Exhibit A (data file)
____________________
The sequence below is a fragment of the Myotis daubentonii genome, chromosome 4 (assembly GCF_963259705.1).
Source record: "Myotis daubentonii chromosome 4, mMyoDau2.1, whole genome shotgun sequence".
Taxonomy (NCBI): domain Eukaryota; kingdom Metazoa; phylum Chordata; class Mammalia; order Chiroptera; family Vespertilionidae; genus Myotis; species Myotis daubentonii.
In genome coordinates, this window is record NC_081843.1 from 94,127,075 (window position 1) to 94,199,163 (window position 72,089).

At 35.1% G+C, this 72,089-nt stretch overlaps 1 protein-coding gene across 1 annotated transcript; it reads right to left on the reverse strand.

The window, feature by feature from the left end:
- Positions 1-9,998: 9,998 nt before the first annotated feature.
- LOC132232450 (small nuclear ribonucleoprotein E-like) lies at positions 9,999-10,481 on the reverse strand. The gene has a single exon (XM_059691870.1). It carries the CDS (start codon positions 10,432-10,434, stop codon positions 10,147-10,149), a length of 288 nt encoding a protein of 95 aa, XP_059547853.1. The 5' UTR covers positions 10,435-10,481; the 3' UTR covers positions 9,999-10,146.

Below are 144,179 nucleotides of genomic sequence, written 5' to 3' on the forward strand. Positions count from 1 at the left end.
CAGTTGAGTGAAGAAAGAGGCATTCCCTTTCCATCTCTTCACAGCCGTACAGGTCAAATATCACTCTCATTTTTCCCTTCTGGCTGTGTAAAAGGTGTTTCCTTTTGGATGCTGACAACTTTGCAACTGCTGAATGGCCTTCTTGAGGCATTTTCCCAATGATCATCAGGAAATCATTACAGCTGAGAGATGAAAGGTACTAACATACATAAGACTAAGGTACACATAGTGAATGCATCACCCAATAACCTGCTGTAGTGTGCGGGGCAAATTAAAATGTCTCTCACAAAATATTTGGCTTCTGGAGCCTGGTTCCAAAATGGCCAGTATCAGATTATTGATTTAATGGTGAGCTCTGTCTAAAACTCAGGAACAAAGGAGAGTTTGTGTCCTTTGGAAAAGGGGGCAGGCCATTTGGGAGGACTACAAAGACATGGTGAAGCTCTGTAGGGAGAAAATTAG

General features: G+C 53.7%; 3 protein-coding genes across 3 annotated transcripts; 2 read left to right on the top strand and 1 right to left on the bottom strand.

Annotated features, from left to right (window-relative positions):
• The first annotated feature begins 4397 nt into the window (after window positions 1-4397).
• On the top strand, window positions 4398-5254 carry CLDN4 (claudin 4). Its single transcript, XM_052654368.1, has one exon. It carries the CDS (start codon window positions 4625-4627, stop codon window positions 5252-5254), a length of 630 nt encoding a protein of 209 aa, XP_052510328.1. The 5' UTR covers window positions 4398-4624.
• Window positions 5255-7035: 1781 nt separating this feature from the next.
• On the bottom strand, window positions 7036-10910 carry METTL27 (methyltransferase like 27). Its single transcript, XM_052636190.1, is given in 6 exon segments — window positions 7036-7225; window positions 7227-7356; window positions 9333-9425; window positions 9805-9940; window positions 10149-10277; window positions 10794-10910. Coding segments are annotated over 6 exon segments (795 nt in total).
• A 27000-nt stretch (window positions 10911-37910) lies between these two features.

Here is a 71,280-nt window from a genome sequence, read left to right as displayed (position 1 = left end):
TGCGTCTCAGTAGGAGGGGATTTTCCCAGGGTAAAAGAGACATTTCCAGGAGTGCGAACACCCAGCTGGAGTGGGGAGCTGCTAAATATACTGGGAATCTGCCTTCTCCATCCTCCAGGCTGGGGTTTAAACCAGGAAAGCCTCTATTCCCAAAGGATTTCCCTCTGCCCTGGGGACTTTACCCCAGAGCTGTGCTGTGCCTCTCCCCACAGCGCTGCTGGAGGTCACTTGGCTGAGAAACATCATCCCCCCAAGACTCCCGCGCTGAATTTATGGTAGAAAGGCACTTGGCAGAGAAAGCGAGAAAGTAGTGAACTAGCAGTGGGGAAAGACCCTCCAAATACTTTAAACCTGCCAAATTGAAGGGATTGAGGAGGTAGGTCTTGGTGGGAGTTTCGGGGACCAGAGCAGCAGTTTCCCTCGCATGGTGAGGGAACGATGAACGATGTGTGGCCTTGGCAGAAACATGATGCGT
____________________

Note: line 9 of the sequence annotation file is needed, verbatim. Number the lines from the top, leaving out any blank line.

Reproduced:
Below are 144,179 nucleotides of genomic sequence, written 5' to 3' on the forward strand. Positions count from 1 at the left end.